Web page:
Do you believe in the power of words? Well, I do.
Nine years ago I saw LABYRINTH for the first time. I loved the movie; I still do. If I have to name my most favorite movies of all time, LABYRINTH is one of those on the very top of the list. I can’t exactly say why, but the whole story has so incredibly much potential and inspires me to no end that I have no other chance than to love it.
So there are these lines Sarah says to defeat Jareth in the end:
Through dangers untold and hardships unnumbered, I’ve fought my way here to the castle beyond the Goblin City to take back the child that you have stolen. For my will is as strong as yours, and my kingdom is as great. You have no power over me.
I know this quote by heart. It has literally burned itself into my mind. However, whenever I say it (don’t judge; I’m a geek after all), don’t dare to say the last part with the power. Fearing that it could actually sever every bond I have to the world of fantasy. Stupid? Maybe.
But words have power, and even those who don’t believe in the phantasm have to admit that. Choose the right words, anywhere, and it might just bring you success. Or failure. “The feather is mightier than the sword” is not only an episode of Xena, but actually kind of a universal truth. Know your way with words, and you’ll you how to defeat and conquer everything.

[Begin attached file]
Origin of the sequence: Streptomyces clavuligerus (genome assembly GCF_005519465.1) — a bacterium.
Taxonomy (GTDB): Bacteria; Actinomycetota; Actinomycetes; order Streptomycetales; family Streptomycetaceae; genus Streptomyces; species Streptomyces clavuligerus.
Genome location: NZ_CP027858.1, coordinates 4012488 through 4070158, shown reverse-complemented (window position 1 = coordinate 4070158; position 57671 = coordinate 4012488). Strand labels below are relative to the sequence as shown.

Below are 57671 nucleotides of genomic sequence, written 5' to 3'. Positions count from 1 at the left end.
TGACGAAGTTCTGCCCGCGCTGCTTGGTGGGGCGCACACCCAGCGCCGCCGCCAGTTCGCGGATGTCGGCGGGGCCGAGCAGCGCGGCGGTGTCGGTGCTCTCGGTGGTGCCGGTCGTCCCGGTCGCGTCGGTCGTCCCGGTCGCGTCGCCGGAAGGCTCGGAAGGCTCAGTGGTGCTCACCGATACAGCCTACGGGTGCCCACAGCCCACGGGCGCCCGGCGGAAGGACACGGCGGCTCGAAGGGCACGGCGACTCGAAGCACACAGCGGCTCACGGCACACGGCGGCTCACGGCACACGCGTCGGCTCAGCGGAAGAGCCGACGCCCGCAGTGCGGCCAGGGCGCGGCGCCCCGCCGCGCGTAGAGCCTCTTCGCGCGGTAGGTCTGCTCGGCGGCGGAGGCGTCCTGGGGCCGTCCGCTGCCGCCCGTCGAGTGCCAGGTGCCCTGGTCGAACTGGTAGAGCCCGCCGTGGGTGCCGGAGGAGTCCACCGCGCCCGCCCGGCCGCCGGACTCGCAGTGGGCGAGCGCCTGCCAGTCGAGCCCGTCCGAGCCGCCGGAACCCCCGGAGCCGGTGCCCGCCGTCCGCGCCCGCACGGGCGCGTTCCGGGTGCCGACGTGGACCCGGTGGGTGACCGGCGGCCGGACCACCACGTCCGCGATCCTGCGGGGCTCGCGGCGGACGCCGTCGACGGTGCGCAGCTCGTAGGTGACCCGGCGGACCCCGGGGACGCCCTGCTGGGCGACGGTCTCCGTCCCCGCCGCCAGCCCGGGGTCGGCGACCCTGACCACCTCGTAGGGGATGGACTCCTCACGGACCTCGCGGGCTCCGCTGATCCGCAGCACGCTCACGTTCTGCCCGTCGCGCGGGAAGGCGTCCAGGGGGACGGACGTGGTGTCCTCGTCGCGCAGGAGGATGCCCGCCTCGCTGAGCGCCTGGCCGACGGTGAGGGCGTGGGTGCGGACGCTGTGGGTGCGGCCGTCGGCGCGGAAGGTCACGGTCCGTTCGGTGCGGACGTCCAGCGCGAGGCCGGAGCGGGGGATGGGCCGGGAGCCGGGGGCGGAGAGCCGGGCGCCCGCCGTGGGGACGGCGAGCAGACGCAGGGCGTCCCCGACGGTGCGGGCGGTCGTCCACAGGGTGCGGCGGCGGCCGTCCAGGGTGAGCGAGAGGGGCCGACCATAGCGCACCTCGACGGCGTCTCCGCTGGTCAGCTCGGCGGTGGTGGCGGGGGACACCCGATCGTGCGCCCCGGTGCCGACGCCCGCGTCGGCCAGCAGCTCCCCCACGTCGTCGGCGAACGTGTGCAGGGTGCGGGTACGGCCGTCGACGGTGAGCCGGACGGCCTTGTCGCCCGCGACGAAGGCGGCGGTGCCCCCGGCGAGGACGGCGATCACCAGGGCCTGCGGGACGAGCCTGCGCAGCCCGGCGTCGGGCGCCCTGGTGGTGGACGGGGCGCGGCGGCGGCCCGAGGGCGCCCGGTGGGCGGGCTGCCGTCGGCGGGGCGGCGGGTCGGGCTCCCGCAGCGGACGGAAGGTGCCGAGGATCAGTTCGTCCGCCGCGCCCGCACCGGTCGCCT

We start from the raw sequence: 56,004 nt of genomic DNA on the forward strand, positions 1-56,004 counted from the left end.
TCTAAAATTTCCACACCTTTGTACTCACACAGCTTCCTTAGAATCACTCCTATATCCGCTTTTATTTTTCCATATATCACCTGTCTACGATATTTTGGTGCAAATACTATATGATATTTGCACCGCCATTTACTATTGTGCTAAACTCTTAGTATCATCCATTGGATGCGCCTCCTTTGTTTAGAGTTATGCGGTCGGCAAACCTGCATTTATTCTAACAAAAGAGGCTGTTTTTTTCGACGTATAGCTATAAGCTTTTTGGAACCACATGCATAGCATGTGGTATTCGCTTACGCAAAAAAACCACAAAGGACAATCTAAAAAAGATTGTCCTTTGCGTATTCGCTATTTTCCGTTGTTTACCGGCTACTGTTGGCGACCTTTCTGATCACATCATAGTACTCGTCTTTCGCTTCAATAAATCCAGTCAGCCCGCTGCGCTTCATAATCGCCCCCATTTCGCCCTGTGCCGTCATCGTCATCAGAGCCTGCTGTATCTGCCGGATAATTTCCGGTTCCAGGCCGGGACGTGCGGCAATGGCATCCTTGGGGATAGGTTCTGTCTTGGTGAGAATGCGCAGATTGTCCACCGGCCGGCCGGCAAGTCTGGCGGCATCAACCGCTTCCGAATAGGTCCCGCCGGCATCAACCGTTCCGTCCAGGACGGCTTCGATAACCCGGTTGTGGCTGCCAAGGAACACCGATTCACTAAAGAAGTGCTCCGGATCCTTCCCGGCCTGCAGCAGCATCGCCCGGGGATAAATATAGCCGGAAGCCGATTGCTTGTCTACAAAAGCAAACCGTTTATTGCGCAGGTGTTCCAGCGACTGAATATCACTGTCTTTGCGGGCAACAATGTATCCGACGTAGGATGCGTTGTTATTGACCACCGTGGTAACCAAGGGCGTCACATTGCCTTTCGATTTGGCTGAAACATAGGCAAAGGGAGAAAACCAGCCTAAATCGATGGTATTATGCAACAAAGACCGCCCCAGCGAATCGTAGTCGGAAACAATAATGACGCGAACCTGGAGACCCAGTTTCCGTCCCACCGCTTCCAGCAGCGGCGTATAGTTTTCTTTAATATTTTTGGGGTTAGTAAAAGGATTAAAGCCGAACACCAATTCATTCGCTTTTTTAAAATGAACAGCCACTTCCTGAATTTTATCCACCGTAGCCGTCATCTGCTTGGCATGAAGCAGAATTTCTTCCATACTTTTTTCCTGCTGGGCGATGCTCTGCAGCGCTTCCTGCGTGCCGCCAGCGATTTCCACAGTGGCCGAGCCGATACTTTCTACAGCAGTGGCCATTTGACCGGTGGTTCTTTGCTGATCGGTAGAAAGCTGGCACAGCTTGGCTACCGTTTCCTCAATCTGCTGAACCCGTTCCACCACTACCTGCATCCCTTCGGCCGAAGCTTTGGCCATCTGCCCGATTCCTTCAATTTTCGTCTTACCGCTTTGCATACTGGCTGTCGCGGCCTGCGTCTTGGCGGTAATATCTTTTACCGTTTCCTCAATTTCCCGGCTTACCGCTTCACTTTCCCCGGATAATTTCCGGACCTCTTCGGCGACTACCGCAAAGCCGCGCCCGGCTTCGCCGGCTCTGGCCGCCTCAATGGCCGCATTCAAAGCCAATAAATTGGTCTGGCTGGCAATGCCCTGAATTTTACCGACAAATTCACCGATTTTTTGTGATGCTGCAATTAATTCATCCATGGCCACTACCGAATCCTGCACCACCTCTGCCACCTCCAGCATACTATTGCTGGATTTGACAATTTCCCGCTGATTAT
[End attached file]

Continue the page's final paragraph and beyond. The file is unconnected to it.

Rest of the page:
Here, the words, as they are said by Sarah, defeat Jareth, seemingly destroy his realm (or at least his castle and basis for his power) and send her back to her own world/reality. What happens then – no one knows. There are many fantastic fanfics that deal with what happens after the movie, what consequences her words for the Labyrinth and Jareth have.
Parallel worlds, fantasy words, other-worldly life is nothing I doubt. I think it would be quite presumptuous to think we are along. Fables, myths and legends come from people strongly believing that there is more to this world than just what we see. Surely it also comes from us often being unable to explain certain things, and it is easier to ‘blame’ any supposedly non-existent beings than admitting that it just happened and there has to be a scientifically sound explanation, even if we don’t know it (yet).
So do we want to destroy our fantasy? The phantasm that is something unknown, but in our imagination so fascinating and beautiful? I don’t dare to say this last part, fearing that somewhere, sometime, it may just have an effect I never intended it to have. Destroy a world that need to exist.
At least in our minds.